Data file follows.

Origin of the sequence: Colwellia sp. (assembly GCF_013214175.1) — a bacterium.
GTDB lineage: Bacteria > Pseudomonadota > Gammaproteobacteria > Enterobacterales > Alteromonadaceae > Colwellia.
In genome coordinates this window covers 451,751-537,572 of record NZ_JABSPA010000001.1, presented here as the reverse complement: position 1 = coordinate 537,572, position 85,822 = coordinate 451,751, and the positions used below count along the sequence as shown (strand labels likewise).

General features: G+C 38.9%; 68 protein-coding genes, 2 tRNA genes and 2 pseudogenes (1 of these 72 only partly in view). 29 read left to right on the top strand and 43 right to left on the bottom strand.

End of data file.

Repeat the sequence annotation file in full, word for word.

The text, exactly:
Origin of the sequence: Colwellia sp. (assembly GCF_013214175.1) — a bacterium.
GTDB lineage: Bacteria > Pseudomonadota > Gammaproteobacteria > Enterobacterales > Alteromonadaceae > Colwellia.
In genome coordinates this window covers 451,751-537,572 of record NZ_JABSPA010000001.1, presented here as the reverse complement: position 1 = coordinate 537,572, position 85,822 = coordinate 451,751, and the positions used below count along the sequence as shown (strand labels likewise).

General features: G+C 38.9%; 68 protein-coding genes, 2 tRNA genes and 2 pseudogenes (1 of these 72 only partly in view). 29 read left to right on the top strand and 43 right to left on the bottom strand.